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American households annually spend more money on health care than on education and entertainment combined, with more than $200 billion alone going toward the purchase of prescription drugs, according to The Kaiser Family Foundation, a nonprofit health care research and communication group.
As health costs and unemployment soar (an estimated 45 million people in the U.S., including eight million children, do not have health insurance, according to the U.S. Census Bureau), it has become ever tougher for people to afford medical treatment, forcing some to not to fill prescriptions or to skip doses, thereby reducing therapeutic benefits as well as upping the opportunity for antibiotic resistance, according to Kaiser.
In an effort to increase access to prescription drugs, retailers and pharmaceutical companies are increasingly offering medicine at dramatically lower price tags and, in some cases, free of charge.
Discount giants Target and Wal-Mart in 2006 began selling 30-day supplies of generic prescription drugs to customers for $4 (and K-mart for $5); for a 90-day supply, the chains charge about $10. The low-cost program began in a handful of their stores but is now available in all of their locations with pharmacies. Some local supermarkets with pharmacies, meantime, are now providing generic brand antibiotics at no cost.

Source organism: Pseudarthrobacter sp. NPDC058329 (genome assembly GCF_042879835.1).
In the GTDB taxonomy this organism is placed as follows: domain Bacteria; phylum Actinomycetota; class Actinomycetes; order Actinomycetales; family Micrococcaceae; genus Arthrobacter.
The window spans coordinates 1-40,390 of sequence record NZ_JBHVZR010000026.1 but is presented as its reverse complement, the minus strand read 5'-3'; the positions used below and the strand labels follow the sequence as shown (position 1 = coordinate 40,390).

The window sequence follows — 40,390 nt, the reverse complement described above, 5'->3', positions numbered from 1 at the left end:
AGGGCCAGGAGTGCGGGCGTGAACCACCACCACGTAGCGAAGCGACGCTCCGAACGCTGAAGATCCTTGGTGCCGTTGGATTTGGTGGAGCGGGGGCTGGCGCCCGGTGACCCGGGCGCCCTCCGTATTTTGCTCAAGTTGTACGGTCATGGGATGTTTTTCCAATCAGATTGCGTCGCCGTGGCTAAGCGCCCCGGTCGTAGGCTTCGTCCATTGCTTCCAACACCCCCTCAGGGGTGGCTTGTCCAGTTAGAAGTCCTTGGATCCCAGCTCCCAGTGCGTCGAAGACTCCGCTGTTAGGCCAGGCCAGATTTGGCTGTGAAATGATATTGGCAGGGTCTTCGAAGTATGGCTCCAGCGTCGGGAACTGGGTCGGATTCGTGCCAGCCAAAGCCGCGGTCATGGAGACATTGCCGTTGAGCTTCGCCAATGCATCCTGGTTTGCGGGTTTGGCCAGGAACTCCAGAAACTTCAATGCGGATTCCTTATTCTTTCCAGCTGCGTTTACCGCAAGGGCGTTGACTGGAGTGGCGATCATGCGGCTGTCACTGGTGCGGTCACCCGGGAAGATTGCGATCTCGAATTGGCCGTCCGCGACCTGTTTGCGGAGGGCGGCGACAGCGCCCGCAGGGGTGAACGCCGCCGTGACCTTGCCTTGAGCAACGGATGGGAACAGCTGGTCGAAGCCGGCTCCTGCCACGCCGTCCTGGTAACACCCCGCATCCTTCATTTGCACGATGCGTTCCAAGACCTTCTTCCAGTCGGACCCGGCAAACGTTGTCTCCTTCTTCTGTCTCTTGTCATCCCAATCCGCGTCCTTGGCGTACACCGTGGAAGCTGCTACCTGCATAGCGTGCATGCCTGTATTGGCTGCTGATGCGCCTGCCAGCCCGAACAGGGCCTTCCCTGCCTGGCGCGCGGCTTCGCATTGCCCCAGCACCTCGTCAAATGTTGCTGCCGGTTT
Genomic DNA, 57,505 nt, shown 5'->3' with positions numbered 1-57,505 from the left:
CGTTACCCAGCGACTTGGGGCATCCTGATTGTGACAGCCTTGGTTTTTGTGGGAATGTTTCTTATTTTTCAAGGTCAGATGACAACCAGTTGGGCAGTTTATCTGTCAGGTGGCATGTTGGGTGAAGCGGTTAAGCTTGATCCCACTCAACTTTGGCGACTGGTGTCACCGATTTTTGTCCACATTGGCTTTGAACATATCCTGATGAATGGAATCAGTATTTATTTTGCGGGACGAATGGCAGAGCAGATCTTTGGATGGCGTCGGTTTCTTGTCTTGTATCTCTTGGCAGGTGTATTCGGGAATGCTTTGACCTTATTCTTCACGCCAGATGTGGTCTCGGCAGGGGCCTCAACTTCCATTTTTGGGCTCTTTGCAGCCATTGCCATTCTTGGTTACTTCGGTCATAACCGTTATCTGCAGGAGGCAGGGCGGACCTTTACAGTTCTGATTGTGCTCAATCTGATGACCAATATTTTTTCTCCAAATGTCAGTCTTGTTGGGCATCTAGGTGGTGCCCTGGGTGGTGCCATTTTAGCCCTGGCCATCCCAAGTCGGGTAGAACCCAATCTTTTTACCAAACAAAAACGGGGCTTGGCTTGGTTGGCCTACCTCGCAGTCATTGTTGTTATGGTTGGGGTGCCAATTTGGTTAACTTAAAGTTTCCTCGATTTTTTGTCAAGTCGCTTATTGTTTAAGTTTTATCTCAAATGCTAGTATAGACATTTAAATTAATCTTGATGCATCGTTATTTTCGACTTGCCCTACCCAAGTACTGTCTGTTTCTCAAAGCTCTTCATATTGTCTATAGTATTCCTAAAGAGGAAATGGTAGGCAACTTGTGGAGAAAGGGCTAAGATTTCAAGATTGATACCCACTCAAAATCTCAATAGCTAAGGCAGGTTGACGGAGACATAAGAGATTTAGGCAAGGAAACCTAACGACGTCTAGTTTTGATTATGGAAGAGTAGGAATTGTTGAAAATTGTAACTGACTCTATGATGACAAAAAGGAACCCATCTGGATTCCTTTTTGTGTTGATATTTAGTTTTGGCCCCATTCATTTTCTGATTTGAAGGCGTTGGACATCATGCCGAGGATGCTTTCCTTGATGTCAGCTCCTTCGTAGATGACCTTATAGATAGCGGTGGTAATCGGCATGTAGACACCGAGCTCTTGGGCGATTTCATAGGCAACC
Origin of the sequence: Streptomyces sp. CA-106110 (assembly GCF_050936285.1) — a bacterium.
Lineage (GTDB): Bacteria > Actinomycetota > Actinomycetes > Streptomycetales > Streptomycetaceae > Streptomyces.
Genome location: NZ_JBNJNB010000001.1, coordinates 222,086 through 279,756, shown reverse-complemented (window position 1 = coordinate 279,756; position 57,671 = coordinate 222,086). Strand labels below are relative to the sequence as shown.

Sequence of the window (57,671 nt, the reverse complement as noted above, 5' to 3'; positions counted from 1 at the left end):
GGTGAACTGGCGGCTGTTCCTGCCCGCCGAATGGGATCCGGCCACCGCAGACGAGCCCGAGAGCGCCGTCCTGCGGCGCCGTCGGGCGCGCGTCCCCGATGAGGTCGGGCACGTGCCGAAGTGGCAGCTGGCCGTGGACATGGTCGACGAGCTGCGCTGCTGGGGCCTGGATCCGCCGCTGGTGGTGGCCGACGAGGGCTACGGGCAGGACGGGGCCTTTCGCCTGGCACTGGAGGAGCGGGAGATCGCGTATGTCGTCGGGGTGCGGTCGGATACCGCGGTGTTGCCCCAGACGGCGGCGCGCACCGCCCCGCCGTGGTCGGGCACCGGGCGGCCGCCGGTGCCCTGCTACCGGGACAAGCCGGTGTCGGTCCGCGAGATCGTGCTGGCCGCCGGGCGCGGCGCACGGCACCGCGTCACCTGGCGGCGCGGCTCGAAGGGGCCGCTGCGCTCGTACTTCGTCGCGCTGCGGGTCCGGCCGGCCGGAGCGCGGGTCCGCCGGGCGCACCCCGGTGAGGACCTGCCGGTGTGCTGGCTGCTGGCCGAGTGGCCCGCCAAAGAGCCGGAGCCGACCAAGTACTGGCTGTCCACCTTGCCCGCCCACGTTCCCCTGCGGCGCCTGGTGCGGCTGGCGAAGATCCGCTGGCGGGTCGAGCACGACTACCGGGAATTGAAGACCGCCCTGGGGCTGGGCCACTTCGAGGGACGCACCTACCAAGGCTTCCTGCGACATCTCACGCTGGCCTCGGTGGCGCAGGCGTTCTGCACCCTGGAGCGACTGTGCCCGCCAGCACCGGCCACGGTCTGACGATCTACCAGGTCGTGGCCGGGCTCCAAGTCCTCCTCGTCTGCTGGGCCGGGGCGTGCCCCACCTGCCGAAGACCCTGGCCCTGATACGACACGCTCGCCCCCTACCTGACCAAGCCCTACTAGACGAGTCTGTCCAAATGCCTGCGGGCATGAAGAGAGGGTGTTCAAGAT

Some drugmakers have been offering free and reduced-rate prescriptions for decades to those who qualify based on financial need. They also hand out about $16 billion worth of free prescription samples to doctors each year. Many consumer advocates and physicians have applauded the results.
"Anything that helps anyone afford their prescription drugs is a good thing," says Cheryl Matheis, a senior vice president for health strategy at AARP, a membership organization and advocacy group for those 50 years of age or older. But, she says it will take a lot more to fix the nation's health care woes. "You can relieve the symptom, but you're not really attacking the problem," of millions of Americans who are struggling to pay for food and shelter—let alone their meds. "It's a Band-Aid approach to an issue that's growing."
Some experts also bring up health concerns about dispensing antibiotics at low or no cost, which they fear may lead to overuse and add to the growing problem of "superbugs" that have developed resistance to some antibiotics. The reason, says Laurie Hicks, a medical epidemiologist at the U.S. Centers for Disease Control and Prevention (CDC): physicians may be more easily swayed by insistent parents to prescribe free antibiotics even though a kid has a viral (as opposed to a bacterial) infection for which such drugs are useless.